Up to now the company promised that its joint venture network with Oprah Winfrey would break even on a cash flow basis in the second half of 2013. But CEO David Zaslav slightly raised the stakes this morning, promising those attending Sanford C. Bernstein’s Strategic Decisions Conference that “we’ll be making money on OWN.” The channel — which stumbled out of the gate in 2011 — is “ahead of where we thought it would be” and “finding enormous success for us.” For example, on Saturday night, when it runs original programming without Winfrey, “we’re the No. 1 network for African American women.” The comment buttressed Zaslav’s broader argument that the pay TV business is in good shape, and Discovery is doing especially well in that environment. Zaslav is unfazed by the seemingly growing number of consumers who say that they’re fed up with rising pay TV rates, and want distributors to offer channels a la carte or on low-priced tiers. “This is a very sturdy system,” he says. “Viewers really enjoy the basic package…I don’t see that being challenged.”
That belief will drive Discovery as it prepares to fight for higher fees in its next rounds of carriage negotiations with pay TV providers. “We feel we need to get more value” for the company’s rising ratings, and outlays for programming, Zaslav said. “We’re on the right side of the argument emotionally and on the right side of the argument in terms of the statistics.” He’s also optimistic about the ad environment as TV networks prepare to cut billions of dollars of deals in the annual upfront market. Demand “remains very strong…right now, it feels quite good.” Zaslav is especially bullish about the opportunities for Discovery overseas, especially after it cut deals last year that bolstered its presence in Scandinavia and elsewhere in Europe.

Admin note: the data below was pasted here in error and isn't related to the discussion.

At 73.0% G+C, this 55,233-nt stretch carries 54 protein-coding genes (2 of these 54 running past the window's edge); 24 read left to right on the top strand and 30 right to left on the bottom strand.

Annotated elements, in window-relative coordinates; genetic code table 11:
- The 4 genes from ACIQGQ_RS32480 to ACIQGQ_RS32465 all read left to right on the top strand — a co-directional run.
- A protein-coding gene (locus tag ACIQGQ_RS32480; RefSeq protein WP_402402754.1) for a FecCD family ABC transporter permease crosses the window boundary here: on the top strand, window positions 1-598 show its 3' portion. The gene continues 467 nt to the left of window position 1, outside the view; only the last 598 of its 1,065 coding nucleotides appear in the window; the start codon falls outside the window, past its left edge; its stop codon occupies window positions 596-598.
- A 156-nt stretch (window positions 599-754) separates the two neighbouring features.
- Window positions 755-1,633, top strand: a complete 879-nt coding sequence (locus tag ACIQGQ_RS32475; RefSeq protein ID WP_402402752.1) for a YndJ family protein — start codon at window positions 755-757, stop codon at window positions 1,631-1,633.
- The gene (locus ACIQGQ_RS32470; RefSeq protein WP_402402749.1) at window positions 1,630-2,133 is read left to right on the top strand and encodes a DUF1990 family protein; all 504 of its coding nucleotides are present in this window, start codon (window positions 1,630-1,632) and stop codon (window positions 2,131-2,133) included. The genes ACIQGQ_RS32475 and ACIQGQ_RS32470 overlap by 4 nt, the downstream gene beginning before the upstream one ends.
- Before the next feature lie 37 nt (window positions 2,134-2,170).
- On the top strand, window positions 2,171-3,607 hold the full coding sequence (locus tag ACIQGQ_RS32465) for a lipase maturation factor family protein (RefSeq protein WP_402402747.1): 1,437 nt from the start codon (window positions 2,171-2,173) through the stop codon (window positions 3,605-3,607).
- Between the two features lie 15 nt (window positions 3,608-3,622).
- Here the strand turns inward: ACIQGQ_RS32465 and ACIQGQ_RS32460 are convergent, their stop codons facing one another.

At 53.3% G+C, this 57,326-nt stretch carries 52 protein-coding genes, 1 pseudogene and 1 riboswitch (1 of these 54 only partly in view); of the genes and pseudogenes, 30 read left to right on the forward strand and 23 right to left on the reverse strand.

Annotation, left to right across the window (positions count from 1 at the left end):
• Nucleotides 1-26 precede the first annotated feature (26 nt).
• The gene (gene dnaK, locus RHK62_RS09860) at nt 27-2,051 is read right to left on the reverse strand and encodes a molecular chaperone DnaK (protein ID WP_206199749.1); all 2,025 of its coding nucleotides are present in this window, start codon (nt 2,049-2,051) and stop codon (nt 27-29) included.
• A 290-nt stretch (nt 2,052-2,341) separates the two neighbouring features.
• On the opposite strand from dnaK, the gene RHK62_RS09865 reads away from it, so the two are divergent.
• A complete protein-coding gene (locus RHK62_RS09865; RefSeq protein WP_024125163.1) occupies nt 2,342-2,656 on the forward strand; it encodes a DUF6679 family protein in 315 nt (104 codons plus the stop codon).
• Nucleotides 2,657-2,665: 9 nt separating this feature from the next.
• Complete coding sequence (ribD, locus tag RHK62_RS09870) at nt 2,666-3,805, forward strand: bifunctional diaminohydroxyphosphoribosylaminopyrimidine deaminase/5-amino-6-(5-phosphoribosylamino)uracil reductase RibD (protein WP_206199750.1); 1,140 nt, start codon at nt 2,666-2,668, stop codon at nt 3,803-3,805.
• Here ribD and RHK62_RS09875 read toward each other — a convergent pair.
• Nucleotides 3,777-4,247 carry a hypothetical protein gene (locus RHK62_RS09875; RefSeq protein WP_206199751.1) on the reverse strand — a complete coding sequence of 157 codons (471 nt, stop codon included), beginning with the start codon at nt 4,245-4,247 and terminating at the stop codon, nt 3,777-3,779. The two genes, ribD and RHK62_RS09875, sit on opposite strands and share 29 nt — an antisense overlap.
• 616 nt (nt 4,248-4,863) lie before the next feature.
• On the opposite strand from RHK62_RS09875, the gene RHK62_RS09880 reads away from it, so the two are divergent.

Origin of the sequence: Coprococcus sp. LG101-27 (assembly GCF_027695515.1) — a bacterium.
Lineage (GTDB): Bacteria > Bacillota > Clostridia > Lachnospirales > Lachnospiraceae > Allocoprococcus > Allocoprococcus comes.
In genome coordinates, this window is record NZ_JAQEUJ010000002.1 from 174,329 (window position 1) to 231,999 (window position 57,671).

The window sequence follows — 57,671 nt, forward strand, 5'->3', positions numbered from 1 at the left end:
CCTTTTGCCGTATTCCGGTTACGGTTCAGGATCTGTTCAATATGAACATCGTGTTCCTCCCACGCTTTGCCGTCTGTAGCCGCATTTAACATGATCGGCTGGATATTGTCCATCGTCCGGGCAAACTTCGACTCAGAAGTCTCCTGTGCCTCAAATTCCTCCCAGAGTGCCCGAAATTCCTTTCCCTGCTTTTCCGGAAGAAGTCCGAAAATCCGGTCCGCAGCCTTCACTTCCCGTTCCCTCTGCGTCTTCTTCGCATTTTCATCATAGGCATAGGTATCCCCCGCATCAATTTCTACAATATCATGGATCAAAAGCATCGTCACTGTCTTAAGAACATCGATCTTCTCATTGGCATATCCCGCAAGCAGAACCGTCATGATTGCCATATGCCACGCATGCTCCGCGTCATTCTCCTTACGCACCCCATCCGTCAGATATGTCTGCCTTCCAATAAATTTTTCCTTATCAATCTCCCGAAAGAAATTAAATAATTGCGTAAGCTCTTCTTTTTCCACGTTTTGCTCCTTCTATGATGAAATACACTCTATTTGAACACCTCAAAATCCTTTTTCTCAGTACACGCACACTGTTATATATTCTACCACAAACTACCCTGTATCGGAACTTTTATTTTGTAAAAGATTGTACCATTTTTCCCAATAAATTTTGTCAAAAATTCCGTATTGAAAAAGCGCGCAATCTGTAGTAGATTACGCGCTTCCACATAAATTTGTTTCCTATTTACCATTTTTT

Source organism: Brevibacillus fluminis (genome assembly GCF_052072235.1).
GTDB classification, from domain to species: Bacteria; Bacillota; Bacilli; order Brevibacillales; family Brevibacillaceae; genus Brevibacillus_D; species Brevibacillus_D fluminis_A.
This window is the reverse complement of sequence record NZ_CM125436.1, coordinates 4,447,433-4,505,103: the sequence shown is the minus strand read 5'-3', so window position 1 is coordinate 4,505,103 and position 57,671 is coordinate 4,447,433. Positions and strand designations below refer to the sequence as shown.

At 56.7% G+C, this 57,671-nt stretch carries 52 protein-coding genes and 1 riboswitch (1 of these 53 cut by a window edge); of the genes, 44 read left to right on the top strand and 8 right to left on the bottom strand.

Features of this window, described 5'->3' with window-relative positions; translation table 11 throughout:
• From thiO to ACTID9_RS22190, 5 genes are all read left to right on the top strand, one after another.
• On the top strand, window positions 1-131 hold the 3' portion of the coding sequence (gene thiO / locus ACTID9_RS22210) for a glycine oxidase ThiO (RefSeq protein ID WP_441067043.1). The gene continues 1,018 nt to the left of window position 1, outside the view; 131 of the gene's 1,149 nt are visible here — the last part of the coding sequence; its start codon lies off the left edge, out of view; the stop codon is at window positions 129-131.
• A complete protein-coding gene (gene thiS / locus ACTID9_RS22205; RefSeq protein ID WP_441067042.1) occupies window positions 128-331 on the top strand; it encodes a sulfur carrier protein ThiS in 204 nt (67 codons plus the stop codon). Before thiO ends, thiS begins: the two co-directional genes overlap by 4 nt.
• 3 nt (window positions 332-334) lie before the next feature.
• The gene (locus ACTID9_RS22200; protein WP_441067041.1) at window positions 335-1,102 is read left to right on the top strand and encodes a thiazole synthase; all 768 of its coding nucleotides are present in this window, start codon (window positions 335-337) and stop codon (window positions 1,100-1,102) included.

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Despite his rosy views about pay TV, he’s slightly hedging his bet by investing in Internet video enterprises including Revision3. “For the near term you’re going to see the content business strong or stronger than it’s ever been,” Zaslav says. “But we have to pay attention to what’s going on in the world.” Although Web video “isn’t what we do for a living,” he adds that “we’re saying, let’s play around in this new space and make sure our brands are in front” of online audiences. “We’re trying to figure out how these two worlds can coexist.” Since Discovery owns almost all of its content — unlike many of its rivals — “we’ll do well in any environment.”
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